81. 82. You are prompted to paste the optimal values into the spreadsheet:

83. Click Yes. This replaces the nominal input control values with the new optimum values.

84. For R2 we will use a ¼ watt axial 432 ohm 0.1% tolerance resistor, available at a cost of 0.64 each (qty 100). Later we will consider using a 432 ohm 1% tolerance resistor as a possible a cost saving measure since they are only .04 each (qty 100).
85. For R1, we will use a ¼ watt axial 565 ohm 1% tolerance resistor for R1, which is the closest available standard value to 566.8 ohms.
86. Enter the value 565 in control cell F18 for R1. The 1.0% tolerance specified in cell H18 does not change. Enter the value 432 in control cell F19 for R2. The 0.1% tolerance specified in cell H19 does not change.

87. 88. It is not necessary to “freeze” the R1 and R2 min/max values since we are no longer running optimization.
89. Now type in the C, R1 and R2 values in the Input Distributions cells E17 to E19. Note that this is not required to run the simulation, but allows us to quickly check what the expected values will be for the outputs Deflection (at E26) and Frequency (at E27).

90. 91. Now we are ready to perform the simulation. Select Run Simulation. Click Run.
92. The DiscoverSim Output Report shows a histogram, descriptive statistics and process capability indices for each output, and confirms that the RC design has dramatically improved:

93.    94. Now that we have achieved beyond Six Sigma quality for this design (Ppk > 1.5 for each output), we need to consider if we can relax the tolerance for R2 from 0.1% to 1%, thus reducing the component cost (from 0.64 each to .04 each in qty. 100).
95. Click on cell H19 and change the tolerance value from 0.1 to 1, resulting in an increased standard deviation value in cell G19 for resistor R2:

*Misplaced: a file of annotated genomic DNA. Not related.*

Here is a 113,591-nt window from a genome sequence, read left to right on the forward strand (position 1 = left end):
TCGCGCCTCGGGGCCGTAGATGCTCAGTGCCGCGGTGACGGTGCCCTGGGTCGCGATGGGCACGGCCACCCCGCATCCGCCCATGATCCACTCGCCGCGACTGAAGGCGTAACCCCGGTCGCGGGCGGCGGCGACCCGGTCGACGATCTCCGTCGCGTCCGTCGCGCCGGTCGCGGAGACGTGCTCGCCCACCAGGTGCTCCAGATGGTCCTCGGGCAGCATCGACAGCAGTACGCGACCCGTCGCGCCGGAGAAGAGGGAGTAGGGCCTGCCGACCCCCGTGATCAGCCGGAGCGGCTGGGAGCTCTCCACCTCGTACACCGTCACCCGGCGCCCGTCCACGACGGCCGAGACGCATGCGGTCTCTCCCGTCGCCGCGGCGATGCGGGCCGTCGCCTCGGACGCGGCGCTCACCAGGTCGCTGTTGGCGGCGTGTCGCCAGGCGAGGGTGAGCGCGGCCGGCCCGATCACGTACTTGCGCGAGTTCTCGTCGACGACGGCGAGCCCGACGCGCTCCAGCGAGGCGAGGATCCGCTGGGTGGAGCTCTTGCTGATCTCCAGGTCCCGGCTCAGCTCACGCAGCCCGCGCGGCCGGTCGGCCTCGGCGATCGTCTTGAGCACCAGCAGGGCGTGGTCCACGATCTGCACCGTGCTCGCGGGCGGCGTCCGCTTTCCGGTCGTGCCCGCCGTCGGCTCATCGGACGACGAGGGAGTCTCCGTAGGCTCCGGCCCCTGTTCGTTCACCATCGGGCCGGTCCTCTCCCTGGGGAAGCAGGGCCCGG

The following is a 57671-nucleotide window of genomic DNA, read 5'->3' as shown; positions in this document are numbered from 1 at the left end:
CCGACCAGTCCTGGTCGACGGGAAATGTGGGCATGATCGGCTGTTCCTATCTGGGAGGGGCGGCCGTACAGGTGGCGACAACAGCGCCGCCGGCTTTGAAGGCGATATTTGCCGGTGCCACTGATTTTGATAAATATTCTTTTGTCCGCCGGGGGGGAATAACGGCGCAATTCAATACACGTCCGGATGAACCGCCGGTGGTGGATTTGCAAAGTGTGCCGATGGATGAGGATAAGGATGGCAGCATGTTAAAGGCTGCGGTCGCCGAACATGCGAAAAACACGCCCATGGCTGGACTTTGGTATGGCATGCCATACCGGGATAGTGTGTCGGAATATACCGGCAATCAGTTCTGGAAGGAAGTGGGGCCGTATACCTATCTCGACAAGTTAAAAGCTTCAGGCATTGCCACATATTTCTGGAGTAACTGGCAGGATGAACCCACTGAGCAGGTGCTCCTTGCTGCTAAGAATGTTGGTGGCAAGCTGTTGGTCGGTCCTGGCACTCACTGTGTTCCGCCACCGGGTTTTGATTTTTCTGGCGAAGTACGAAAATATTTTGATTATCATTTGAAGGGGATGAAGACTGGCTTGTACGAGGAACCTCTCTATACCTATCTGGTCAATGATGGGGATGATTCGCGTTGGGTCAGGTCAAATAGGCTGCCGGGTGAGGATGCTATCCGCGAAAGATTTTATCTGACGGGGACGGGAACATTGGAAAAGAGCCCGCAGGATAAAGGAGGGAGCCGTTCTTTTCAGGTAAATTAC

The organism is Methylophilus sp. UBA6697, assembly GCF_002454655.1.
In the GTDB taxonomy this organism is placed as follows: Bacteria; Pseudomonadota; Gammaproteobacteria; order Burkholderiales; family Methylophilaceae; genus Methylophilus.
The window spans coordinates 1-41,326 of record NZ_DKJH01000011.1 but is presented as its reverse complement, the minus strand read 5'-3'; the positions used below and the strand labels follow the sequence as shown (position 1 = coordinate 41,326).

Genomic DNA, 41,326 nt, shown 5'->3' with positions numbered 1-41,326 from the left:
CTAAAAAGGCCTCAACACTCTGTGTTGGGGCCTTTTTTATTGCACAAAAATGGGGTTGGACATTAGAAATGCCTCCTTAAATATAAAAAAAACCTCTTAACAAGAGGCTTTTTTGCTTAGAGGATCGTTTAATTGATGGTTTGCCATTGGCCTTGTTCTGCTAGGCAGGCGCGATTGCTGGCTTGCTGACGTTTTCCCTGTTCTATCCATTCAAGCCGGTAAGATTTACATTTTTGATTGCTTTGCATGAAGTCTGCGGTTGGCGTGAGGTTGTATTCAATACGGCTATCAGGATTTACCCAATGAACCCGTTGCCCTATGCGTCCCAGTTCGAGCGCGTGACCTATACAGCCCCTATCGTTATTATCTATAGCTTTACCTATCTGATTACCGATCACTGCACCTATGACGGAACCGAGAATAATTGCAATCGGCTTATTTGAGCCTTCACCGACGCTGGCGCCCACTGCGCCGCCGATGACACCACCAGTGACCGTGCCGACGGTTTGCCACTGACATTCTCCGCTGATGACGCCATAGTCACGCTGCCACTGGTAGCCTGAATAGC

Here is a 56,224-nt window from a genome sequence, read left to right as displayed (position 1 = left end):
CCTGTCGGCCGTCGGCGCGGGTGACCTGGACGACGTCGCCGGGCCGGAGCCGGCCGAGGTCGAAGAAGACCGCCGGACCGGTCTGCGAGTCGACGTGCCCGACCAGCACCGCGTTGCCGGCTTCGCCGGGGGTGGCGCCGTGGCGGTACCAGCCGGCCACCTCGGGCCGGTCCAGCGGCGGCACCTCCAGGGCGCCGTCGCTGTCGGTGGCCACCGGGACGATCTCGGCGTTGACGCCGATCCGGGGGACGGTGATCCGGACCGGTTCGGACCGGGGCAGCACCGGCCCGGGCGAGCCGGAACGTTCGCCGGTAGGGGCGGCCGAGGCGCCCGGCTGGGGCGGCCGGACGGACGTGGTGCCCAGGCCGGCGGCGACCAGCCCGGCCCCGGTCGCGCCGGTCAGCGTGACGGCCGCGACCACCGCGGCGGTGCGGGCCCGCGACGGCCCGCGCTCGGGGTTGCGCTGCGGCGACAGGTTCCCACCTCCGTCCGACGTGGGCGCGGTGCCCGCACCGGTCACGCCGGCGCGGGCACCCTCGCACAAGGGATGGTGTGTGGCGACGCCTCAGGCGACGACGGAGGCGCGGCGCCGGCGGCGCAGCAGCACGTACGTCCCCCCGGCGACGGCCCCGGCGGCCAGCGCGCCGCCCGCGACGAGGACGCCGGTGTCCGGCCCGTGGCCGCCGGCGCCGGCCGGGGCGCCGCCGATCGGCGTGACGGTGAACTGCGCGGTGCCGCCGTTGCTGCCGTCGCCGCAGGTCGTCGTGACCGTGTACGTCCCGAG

96. 97. Now re-run the simulation. Select Run Simulation. Click Run.
98. The resulting simulation report for both outputs is shown below:

99.  As expected from our sensitivity analysis, we see that Ppk for Deflection has dropped from 3.11 to 1.24, and the expected ppm failure rate has increased from 0.0 to 111. (Here we also display the Sum of PPM report which includes the sum of ppm values for both Deflection and Frequency).  We see that Ppk for Deflection has not changed from 2.43, so increasing the tolerance for R2 from 0.1% to 1% does not have any effect on Deflection.

100. Now that we have run both simulations, we see the trade-off between a difference in predicted ppm failure rate of 111 and a cost difference of 0.60 per unit, thus enabling us to make an informed decision of which tolerance to use for R2.
101. A similar analysis can be performed in the tolerance versus cost consideration for the capacitor.

Case Study 6 References

El-Haik, B.S. (2005) Axiomatic Quality: Integrating Axiomatic Design with Six-Sigma, Reliability, and Quality Engineering, Hoboken, N.J.: Wiley.

Feng, Q. (2008) ‘An integrated method of parameter design and tolerance design for multiple criteria systems’, Int. J. Computer Applications in Technology, Vol. 32, No. 2, pp.118–127.

Ferryanto, L. (2007) ‘Analytical DFSS for multiple response products’, Int. J. Six Sigma and Competitive Advantage, Vol. 3, No. 1, pp.13–32.

Filippone, S.F. (1989) ‘Using Taguchi methods to apply the axioms of design’, Robotics and Computer-Integrated Manufacturing, Vol. 6, pp.133–142.

Rinderle, J.R. (1982) Measures of Functional Coupling in Design, Thesis (Ph.D.)--Massachusetts Institute of Technology, Dept. of Mechanical Engineering.

Suh, N.P. (1990) The Principles of Design. New York, NY: Oxford Press.